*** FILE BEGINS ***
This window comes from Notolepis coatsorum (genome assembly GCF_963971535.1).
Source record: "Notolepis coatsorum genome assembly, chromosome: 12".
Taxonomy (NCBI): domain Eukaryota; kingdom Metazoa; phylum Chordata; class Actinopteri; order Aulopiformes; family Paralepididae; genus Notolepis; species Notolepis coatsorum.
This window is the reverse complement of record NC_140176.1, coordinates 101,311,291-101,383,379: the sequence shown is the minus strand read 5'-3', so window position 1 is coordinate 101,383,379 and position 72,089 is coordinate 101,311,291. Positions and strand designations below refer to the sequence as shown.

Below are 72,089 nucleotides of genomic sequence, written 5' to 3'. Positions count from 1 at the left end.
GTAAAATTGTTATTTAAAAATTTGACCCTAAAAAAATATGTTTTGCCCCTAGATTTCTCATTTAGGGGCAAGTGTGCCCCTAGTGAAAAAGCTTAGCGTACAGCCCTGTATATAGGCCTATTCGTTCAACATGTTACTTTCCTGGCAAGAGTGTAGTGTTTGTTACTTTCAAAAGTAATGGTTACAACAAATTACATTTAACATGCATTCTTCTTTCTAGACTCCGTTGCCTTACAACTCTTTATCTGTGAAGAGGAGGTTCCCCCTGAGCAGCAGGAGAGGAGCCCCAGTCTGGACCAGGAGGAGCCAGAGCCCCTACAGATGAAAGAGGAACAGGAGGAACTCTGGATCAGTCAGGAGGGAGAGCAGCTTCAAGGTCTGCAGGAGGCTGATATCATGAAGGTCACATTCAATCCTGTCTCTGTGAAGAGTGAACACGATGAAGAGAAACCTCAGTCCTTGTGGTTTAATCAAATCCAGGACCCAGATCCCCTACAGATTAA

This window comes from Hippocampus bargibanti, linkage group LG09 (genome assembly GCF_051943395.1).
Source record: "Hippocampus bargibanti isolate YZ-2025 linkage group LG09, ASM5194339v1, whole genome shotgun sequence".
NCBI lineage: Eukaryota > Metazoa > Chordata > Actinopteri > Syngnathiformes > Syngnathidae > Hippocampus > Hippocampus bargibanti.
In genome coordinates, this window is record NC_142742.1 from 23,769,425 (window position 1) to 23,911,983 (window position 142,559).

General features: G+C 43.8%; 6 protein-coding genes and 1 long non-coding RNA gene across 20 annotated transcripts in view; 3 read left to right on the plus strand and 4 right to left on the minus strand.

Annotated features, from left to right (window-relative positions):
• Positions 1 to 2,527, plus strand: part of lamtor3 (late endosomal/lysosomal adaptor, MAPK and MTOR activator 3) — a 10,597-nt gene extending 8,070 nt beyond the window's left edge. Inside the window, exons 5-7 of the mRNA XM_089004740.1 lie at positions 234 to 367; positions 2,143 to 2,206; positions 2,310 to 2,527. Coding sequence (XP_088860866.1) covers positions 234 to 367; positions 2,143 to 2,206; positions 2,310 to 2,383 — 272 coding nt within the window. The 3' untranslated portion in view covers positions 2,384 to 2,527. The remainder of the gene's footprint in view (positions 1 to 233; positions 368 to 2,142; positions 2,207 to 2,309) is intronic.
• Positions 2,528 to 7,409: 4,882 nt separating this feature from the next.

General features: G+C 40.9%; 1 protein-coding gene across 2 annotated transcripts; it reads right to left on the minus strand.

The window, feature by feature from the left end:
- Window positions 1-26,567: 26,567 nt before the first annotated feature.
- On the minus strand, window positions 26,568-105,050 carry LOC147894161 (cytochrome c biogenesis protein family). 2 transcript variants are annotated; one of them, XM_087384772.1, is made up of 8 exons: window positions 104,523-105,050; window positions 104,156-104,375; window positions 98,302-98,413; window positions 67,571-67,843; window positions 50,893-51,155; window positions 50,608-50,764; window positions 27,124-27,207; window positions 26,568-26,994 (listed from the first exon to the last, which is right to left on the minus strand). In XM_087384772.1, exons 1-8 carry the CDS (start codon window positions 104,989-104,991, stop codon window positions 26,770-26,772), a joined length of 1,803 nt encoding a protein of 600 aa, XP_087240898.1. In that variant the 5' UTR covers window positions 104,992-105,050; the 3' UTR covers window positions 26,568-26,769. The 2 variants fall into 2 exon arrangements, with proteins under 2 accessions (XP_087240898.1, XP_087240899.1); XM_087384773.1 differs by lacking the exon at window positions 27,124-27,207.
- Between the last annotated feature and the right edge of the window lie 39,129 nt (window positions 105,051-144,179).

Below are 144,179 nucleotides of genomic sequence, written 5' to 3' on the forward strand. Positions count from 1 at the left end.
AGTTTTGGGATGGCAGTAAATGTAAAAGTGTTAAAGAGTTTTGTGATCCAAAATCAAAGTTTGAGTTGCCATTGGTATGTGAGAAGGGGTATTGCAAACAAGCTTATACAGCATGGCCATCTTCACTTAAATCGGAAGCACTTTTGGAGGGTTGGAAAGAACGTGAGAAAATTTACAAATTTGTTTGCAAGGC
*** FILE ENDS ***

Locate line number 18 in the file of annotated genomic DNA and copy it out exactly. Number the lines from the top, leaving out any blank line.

- On the minus strand, window positions 26,568-105,050 carry LOC147894161 (cytochrome c biogenesis protein family). 2 transcript variants are annotated; one of them, XM_087384772.1, is made up of 8 exons: window positions 104,523-105,050; window positions 104,156-104,375; window positions 98,302-98,413; window positions 67,571-67,843; window positions 50,893-51,155; window positions 50,608-50,764; window positions 27,124-27,207; window positions 26,568-26,994 (listed from the first exon to the last, which is right to left on the minus strand). In XM_087384772.1, exons 1-8 carry the CDS (start codon window positions 104,989-104,991, stop codon window positions 26,770-26,772), a joined length of 1,803 nt encoding a protein of 600 aa, XP_087240898.1. In that variant the 5' UTR covers window positions 104,992-105,050; the 3' UTR covers window positions 26,568-26,769. The 2 variants fall into 2 exon arrangements, with proteins under 2 accessions (XP_087240898.1, XP_087240899.1); XM_087384773.1 differs by lacking the exon at window positions 27,124-27,207.